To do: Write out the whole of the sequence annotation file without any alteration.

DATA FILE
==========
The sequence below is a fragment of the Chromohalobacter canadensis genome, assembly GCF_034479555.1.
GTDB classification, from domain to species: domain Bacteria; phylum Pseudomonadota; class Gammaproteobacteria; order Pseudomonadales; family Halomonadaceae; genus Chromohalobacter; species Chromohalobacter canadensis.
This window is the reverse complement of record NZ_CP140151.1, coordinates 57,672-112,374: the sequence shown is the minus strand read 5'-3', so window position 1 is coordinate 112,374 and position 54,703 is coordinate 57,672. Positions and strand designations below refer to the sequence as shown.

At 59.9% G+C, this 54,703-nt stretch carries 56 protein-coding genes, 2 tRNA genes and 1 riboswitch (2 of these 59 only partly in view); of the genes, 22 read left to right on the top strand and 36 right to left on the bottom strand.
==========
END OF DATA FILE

The sequence below is a fragment of the Chromohalobacter canadensis genome, assembly GCF_034479555.1.
GTDB classification, from domain to species: domain Bacteria; phylum Pseudomonadota; class Gammaproteobacteria; order Pseudomonadales; family Halomonadaceae; genus Chromohalobacter; species Chromohalobacter canadensis.
This window is the reverse complement of record NZ_CP140151.1, coordinates 57,672-112,374: the sequence shown is the minus strand read 5'-3', so window position 1 is coordinate 112,374 and position 54,703 is coordinate 57,672. Positions and strand designations below refer to the sequence as shown.

At 59.9% G+C, this 54,703-nt stretch carries 56 protein-coding genes, 2 tRNA genes and 1 riboswitch (2 of these 59 only partly in view); of the genes, 22 read left to right on the top strand and 36 right to left on the bottom strand.